John 19:30 says that Jesus paid a ransom (cf., Mk. 10:45) to propitiate the God of heaven (1John 4:10) in order that all men may be brought safely home to heaven (cf., ?). Right? And that payment was paid in full, right? Are we absolutely sure that the text actually says that? Or did someone empty Jesus’ bank account for an item that He never intended to buy Himself?
That is the current, most popular view of John 19:30, the one considered orthodox by the noted leaders within Christendom. As a result, no one is debating the meaning of this vital passage of Scripture. Well, maybe we should be debating it nonetheless because it should be noticed by all who study it that it absolutely does not say what everyone is saying that it says. The verse says,
“When Jesus, therefore, had received the sour wine, He said, ‘It is finished.’ And He bowed His head, and gave up His spirit.”
Now before we start, I must direct the reader to the article on the use in the Scriptures of the terms believer and unbeliever entitled Identity Problems in the Bible. It is that understanding that I mean to perpetuate here in the use of the term believer.
Because I am trying to tweak our old way of thinking, I must use the old paradigm to set the stage for our discussion. In our old way of thinking, we were taught that at the moment a person believed in God in the OT (and most people were taught to add to this a belief in God’s coming Messiah as well) or in Jesus in the NT, he was saved and guaranteed a place in heaven. So my question is simple: “At what point did the Ethiopian Eunuch, as far as we know from the information given to us in the Scriptures, become a believer, one that would have been saved, using the old paradigm’s terminology, and guaranteed a place in heaven?” If you’re not familiar with Acts 8:26-40, go back and meditate on it.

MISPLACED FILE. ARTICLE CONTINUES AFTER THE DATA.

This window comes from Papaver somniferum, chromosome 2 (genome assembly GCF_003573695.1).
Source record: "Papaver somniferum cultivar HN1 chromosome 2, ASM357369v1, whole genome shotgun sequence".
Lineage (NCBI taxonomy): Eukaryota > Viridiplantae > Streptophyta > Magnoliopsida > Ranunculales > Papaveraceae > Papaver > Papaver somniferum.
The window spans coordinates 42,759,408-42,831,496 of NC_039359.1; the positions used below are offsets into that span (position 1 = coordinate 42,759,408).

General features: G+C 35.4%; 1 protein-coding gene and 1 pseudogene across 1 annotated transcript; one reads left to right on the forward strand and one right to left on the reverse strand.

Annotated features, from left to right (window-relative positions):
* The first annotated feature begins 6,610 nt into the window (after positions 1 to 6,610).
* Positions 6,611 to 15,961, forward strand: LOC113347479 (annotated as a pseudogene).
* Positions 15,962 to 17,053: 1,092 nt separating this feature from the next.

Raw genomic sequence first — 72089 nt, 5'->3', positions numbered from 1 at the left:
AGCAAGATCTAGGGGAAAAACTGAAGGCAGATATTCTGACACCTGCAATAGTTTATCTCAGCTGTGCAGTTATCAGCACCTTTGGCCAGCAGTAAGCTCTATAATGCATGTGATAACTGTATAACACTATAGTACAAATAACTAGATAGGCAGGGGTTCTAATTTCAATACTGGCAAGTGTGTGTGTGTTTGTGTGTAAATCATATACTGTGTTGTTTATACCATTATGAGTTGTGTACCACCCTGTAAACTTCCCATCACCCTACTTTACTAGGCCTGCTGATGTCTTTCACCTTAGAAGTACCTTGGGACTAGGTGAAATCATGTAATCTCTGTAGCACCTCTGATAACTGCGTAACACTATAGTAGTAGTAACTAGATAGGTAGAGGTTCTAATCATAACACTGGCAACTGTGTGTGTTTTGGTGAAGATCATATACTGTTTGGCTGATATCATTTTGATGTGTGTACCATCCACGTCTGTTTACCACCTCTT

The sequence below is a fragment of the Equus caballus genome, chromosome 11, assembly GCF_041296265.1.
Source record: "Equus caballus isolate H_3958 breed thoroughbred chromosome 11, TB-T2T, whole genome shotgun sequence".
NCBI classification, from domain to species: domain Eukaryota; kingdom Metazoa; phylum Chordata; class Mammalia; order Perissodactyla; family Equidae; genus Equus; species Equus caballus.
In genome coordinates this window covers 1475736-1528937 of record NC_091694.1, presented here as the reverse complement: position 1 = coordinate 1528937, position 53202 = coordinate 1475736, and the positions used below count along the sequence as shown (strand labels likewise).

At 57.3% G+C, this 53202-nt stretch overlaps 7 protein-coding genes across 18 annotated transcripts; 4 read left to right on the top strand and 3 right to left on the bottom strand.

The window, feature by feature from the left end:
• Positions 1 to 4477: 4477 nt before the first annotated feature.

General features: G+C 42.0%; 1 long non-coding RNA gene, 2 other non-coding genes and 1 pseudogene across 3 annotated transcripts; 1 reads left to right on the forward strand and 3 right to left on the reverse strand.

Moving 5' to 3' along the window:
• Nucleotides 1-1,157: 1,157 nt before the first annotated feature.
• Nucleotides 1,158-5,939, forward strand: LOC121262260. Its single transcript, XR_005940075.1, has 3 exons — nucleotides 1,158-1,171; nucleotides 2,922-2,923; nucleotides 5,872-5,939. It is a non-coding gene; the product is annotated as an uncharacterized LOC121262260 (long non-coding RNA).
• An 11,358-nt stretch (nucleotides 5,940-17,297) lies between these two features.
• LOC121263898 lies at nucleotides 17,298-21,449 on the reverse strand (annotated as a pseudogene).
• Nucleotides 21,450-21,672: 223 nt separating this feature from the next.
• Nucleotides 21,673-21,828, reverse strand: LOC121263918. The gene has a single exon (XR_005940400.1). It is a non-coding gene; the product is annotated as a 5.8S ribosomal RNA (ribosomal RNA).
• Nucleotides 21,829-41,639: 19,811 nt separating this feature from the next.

A scene in the movie Butch Cassidy and the Sundance Kid comes to mind. Butch and the Kid had just robbed a train. The owner of the rail road had finally taken steps to stop all the easy robberies taking place. He had a team of lawmen riding in a second train that was following the one with the money in it. When the first train was stopped for a robbery, the lawmen could mount their horses and ride out of the second train, chase down and arrest (or kill) the robbers.
When Butch and the Kid realize what was happening, they leave most of the money, mount up and try to outrun the lawmen who are now hot on their trail. Even when Butch and the Kid split up from two other robbers, the lawmen just ignored the two other two robbers who were going in a different direction than Butch and the Kid. Instead of splitting up their forces, all the lawmen came after Butch and the Kid.
In God’s faithfulness, He providentially brought to my attention some Scriptural details that I had completely forgotten. I regret my forgetfulness because the details in question are important and help to confirm the direction the Lord has been taking me for the last ten years or so. These details ought to be set before each student of God’s Word just as they stand in the text without any theological manipulation or cover-up.
You remember the story I’m sure. It is one of those Bible stories that is repeated so often that every child can basically tell the story. Three men see a badly hurt man beside the road. They are a Priest, a Levite, and a Samaritan. The Priest and Levite crossed over to the other side of the road so they could avoid the man entirely. The Samaritan was the only one who felt compassion for the injured man and helped him. Then at that point, the preacher or teacher expounding upon Jesus’ story shows the need to reach out and meet the needs of others (even if they are hard to like or are our enemies). And while that is absolutely correct, it misses the main point of Jesus’ interaction with the self-defensive Lawyer who came to Jesus about a very important issue, one that he had analyzed correctly.
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